IMPRESSIVELY titled ‘the world’s greatest living explorer’ by the Guinness Book of Records, Sir Ranulph Fiennes took his Bournemouth audience on an epic journey through his life on Tuesday night.
From rebellious tales of his SAS days to his ten year circumnavigation of the globe, Sir Ranulph had the audience hanging on his every word.
Despite his awe-inspiring and shockingly brave stories, Sir Ranulph retold his life’s adventures in a down-to-earth and oftentimes hilarious style.
Whether he was retelling the time he sawed his own fingers off in the shed after his solo trip to the North Pole, or when he and his expedition partner nearly froze to death, Sir Ranulph found the humour in every anecdote.
Sir Ranulph Fiennes: Living Dangerously
The rescheduled show Sir Ranulph Fiennes: Living Dangerously offered a personal journey through the legendary explorer’s life, from his early years to the present day, showcasing his pursuit of extreme adventure, risking life and limb in some of the most ambitious private expeditions ever undertaken.
Amongst his many record-breaking achievements, writer and poet Sir Ranulph was the first to reach both Poles, the first to cross the Antarctic and Arctic Ocean, and the first to circumnavigate the world along its polar axis.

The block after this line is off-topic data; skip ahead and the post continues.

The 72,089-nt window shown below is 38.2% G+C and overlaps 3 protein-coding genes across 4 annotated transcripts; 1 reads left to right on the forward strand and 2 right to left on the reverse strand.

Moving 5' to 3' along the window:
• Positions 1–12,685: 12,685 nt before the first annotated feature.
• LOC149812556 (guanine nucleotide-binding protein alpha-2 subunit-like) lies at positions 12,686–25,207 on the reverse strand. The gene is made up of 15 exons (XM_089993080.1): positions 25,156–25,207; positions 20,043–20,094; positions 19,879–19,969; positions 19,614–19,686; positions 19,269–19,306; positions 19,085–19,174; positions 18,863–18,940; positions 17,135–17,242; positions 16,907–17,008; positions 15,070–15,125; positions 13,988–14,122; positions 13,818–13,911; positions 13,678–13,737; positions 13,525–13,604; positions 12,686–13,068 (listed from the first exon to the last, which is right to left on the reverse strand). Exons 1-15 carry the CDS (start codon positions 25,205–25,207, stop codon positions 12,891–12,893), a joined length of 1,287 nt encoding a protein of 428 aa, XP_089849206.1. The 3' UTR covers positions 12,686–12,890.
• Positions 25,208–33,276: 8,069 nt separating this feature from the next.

The show was filled with brilliantly selected images running alongside Sir Ranulph’s presentation – including lovely snaps of Sir Ranulph’s late wife Ginny who was the first female member of the all-male Antarctic Club and for whom he said all of his success is attributed.
Both light-hearted and strikingly poignant, Living Dangerously discussed Sir Ranulph’s early life to the present day including his Transglobe Expedition and current urrent Global Reach Challenge.
The final segment of the event was a question and answer sessions whereby audience members could tweet their queries to Sir Ranulph.
Always trying to beat other nations to a world record title, when asked what he’s got planned next, Sir Ranulph simply answered: “I couldn’t possibly tell you that .. There might be Norweigans in the audience.”